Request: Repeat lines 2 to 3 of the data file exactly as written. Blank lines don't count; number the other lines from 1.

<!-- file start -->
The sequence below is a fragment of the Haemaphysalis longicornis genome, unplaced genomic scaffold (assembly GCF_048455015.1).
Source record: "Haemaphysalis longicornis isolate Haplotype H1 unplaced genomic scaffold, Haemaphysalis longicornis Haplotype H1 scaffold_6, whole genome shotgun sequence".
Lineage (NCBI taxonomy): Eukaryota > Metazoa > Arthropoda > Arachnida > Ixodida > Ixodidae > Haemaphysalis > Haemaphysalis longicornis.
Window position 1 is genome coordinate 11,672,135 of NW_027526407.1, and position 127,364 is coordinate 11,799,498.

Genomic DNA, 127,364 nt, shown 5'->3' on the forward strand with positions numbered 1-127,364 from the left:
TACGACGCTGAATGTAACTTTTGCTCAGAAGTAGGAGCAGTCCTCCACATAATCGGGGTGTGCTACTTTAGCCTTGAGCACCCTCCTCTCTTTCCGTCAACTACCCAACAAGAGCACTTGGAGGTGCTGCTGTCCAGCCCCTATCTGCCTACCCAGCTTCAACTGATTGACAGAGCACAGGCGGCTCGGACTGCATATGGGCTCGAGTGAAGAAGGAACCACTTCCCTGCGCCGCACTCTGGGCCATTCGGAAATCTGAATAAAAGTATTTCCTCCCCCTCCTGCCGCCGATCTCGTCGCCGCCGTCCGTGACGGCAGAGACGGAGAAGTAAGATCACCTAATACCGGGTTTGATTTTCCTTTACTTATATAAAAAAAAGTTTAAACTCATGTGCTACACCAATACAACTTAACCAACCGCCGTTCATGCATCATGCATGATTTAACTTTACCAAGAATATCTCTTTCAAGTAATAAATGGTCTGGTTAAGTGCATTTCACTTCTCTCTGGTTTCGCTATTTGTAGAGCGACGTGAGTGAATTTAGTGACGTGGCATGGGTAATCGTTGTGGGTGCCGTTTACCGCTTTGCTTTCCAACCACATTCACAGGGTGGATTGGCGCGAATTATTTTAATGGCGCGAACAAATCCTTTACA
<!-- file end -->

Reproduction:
Source record: "Haemaphysalis longicornis isolate Haplotype H1 unplaced genomic scaffold, Haemaphysalis longicornis Haplotype H1 scaffold_6, whole genome shotgun sequence".
Lineage (NCBI taxonomy): Eukaryota > Metazoa > Arthropoda > Arachnida > Ixodida > Ixodidae > Haemaphysalis > Haemaphysalis longicornis.